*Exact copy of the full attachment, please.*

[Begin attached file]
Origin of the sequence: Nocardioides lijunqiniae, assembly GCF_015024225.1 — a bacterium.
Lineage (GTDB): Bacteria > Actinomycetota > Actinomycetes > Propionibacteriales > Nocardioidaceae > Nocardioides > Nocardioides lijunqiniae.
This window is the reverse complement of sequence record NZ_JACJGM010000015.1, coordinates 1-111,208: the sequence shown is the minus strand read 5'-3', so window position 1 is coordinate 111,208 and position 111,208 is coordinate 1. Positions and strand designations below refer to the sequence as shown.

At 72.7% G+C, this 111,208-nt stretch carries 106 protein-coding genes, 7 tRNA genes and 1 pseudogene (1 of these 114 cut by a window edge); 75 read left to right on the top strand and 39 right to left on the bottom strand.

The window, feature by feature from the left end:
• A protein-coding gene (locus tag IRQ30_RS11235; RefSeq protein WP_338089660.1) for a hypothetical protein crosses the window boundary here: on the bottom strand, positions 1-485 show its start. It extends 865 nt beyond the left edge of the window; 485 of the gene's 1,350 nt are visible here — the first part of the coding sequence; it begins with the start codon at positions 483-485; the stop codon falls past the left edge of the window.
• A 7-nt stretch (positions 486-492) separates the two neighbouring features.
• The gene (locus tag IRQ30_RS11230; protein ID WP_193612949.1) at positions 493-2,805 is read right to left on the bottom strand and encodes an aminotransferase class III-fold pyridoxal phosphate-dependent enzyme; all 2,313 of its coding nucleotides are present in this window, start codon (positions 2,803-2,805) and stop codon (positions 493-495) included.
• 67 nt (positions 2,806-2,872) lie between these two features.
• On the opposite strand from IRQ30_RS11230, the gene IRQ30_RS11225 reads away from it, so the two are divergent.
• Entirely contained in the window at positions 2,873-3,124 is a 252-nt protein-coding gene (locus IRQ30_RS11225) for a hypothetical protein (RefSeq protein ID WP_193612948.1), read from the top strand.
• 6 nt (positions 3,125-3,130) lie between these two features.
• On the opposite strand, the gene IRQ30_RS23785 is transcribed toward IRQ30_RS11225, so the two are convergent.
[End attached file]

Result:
Origin of the sequence: Nocardioides lijunqiniae, assembly GCF_015024225.1 — a bacterium.
Lineage (GTDB): Bacteria > Actinomycetota > Actinomycetes > Propionibacteriales > Nocardioidaceae > Nocardioides > Nocardioides lijunqiniae.
This window is the reverse complement of sequence record NZ_JACJGM010000015.1, coordinates 1-111,208: the sequence shown is the minus strand read 5'-3', so window position 1 is coordinate 111,208 and position 111,208 is coordinate 1. Positions and strand designations below refer to the sequence as shown.

At 72.7% G+C, this 111,208-nt stretch carries 106 protein-coding genes, 7 tRNA genes and 1 pseudogene (1 of these 114 cut by a window edge); 75 read left to right on the top strand and 39 right to left on the bottom strand.

The window, feature by feature from the left end:
• A protein-coding gene (locus tag IRQ30_RS11235; RefSeq protein WP_338089660.1) for a hypothetical protein crosses the window boundary here: on the bottom strand, positions 1-485 show its start. It extends 865 nt beyond the left edge of the window; 485 of the gene's 1,350 nt are visible here — the first part of the coding sequence; it begins with the start codon at positions 483-485; the stop codon falls past the left edge of the window.
• A 7-nt stretch (positions 486-492) separates the two neighbouring features.
• The gene (locus tag IRQ30_RS11230; protein ID WP_193612949.1) at positions 493-2,805 is read right to left on the bottom strand and encodes an aminotransferase class III-fold pyridoxal phosphate-dependent enzyme; all 2,313 of its coding nucleotides are present in this window, start codon (positions 2,803-2,805) and stop codon (positions 493-495) included.
• 67 nt (positions 2,806-2,872) lie between these two features.
• On the opposite strand from IRQ30_RS11230, the gene IRQ30_RS11225 reads away from it, so the two are divergent.
• Entirely contained in the window at positions 2,873-3,124 is a 252-nt protein-coding gene (locus IRQ30_RS11225) for a hypothetical protein (RefSeq protein ID WP_193612948.1), read from the top strand.
• 6 nt (positions 3,125-3,130) lie between these two features.
• On the opposite strand, the gene IRQ30_RS23785 is transcribed toward IRQ30_RS11225, so the two are convergent.